A tour around London’s most fascinating Blue Plaque locations

London is a city bursting with heritage and culture. At times, it feels like every other street contains a landmark location that changed the course of history.

The city’s blue plaques commemorate this rich cultural tapestry by marking the homes of iconic figures throughout history. From contemporary cultural icons like Jimi Hendrix and John Lennon through to legendary historical figures like Horatio Nelson and Napoleon III, the plaques are a constant reminder that London is a cut above the rest.

We’ve taken a good long look through English Heritage’s list of blue plaque locations to find the most fascinating and iconic names from London’s history. Many of these are within walking distance from each other, so we recommend throwing in a pair of walking shoes and seeing how many you can find in your London tour.

Karl Marx – 28 Dean St. Soho W1D 3RY

Few thinkers could possibly claim to have had a broader impact on the world than Karl Marx. The founder of modern socialism lived in London at this location from 1851 to 1856 and dedicated his time to the revolutionary organisation of the working classes.

Mahatma Gandhi – 20 Baron’s Court Road W14 9DT

Gandhi lived in this location at the age of 18 whilst studying to become a lawyer. The hours he spent studying here from 1888 would help to prepare him for the long struggle for Indian independence he would face much later in life.

Frederic Chopin – 4 St James’ Place SW1A 1NP

One of the greatest Romantic composers of all time, Frederic Chopin left from this address in 1848 to the City of London’s Guildhall where he gave his final public performance before his death.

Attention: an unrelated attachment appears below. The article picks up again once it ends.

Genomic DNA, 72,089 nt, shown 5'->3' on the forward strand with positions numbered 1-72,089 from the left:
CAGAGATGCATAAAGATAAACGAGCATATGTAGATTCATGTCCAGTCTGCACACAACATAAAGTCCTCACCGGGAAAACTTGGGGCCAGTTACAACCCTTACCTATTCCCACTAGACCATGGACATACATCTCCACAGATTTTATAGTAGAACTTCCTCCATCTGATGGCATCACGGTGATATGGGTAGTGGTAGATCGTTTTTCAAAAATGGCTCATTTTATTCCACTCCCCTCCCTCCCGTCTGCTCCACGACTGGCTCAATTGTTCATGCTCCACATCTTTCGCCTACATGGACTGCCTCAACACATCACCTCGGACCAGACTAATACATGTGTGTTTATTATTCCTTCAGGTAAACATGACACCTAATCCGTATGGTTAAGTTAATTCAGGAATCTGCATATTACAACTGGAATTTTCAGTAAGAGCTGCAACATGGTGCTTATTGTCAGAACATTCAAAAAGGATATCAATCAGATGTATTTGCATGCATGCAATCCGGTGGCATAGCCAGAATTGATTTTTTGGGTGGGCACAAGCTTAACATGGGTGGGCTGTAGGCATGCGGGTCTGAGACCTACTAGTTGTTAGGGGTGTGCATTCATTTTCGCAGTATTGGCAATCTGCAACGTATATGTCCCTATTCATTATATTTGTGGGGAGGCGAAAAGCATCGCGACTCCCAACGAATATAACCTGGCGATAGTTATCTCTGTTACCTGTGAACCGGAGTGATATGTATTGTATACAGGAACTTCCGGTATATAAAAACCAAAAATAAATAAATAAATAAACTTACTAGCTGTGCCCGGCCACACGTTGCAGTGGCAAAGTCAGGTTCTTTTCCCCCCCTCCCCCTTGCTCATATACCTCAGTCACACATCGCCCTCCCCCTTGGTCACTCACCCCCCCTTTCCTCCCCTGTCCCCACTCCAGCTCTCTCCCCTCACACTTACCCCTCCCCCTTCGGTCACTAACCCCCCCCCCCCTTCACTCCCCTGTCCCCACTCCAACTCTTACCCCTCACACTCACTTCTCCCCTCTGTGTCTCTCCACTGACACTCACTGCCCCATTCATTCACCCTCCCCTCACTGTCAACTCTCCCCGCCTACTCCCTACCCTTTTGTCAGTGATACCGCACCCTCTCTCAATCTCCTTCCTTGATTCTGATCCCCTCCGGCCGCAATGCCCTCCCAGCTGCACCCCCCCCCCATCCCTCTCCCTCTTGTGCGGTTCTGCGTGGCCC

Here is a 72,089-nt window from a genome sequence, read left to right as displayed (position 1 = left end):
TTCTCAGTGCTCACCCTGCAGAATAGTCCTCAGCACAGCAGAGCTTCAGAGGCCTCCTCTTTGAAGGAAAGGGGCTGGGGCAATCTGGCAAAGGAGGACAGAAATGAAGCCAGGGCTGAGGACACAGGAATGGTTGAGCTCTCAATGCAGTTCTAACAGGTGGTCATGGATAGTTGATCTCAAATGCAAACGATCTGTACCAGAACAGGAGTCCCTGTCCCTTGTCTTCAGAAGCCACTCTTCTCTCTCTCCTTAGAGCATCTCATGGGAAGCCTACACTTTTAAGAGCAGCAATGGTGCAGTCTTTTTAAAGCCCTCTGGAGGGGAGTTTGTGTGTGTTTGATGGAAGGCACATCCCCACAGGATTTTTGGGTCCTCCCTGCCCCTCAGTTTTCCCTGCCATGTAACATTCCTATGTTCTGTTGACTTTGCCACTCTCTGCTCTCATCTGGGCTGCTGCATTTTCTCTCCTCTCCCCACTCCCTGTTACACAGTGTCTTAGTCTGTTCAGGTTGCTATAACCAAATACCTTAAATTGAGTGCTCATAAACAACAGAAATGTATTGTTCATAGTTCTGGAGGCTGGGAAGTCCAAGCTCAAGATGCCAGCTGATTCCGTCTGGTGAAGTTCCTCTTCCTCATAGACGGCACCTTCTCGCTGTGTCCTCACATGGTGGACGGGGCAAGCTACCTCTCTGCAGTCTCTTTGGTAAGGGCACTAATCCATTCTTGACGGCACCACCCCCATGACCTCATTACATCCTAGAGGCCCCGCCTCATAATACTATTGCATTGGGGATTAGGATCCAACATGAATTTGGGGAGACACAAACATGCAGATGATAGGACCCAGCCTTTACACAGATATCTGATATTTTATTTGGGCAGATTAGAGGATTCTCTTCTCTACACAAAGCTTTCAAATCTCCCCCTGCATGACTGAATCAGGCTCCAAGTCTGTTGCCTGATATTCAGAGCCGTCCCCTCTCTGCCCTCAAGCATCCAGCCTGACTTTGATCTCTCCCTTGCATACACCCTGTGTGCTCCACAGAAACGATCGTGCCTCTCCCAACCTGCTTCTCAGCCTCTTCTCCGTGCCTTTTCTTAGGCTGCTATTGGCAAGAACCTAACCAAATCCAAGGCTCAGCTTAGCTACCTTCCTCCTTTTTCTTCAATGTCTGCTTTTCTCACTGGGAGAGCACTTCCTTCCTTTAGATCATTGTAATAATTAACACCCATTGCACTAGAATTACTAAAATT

Sir Isaac Newton – 87 Jermyn Street SW1Y 6JP

The great mathematician and genius physicist lived here whilst serving as the president of the Royal Society from 1703. Newton’s contributions to the world of science are astronomical. From inventing calculus to discovering the laws of gravity and motion, his achievements make this a stop not to be missed.

Florence Nightingale – 10 South Street, Mayfair W1K 1DE

Florence Nightingale lived at this address and died here in 1910, leaving a legacy that changed the world of medicine and nursing. She established the world’s first school of professional nursing and was a champion for women’s working rights.

Alan Turing – 2 Warrington Crescent W9 1ER

Without the work of Alan Turing and his colleagues, the world today would look unfathomably different. Turing not only invented the machine that deciphered the German Enigma code during World War II but is also recognised as the father of modern computer science. He was born at this Warrington Crescent address in 1912.

Sir Christopher Wren – The Old Court House, Hampton Court Green KT8 9BS

Speaking of looking different, without Sir Christopher Wren London itself would be almost unrecognisable. This visionary architect designed some of the most beautiful buildings in the capital, including St Paul’s Cathedral, Westminster Abbey, 10 Downing Street, and the National Maritime Museum in Greenwich.

Virginia Woolf – Hogarth House, 34 Paradise Road, Richmond KT8 9BS

Woolf was a literary giant of unparalleled talent. As the author of modernist masterpieces such as To the Lighthouse and Mrs. Dalloway she was one of a handful of pioneers that reformed last century’s approach to culture. She lived at this address from 1915 to 1924 and also founded the Hogarth Press here.

We hope you’ve enjoyed these fantastic snapshots of London’s history. The best way to explore the city is on foot, so make sure you check out our range of organised walking tours. Happy plaque hunting!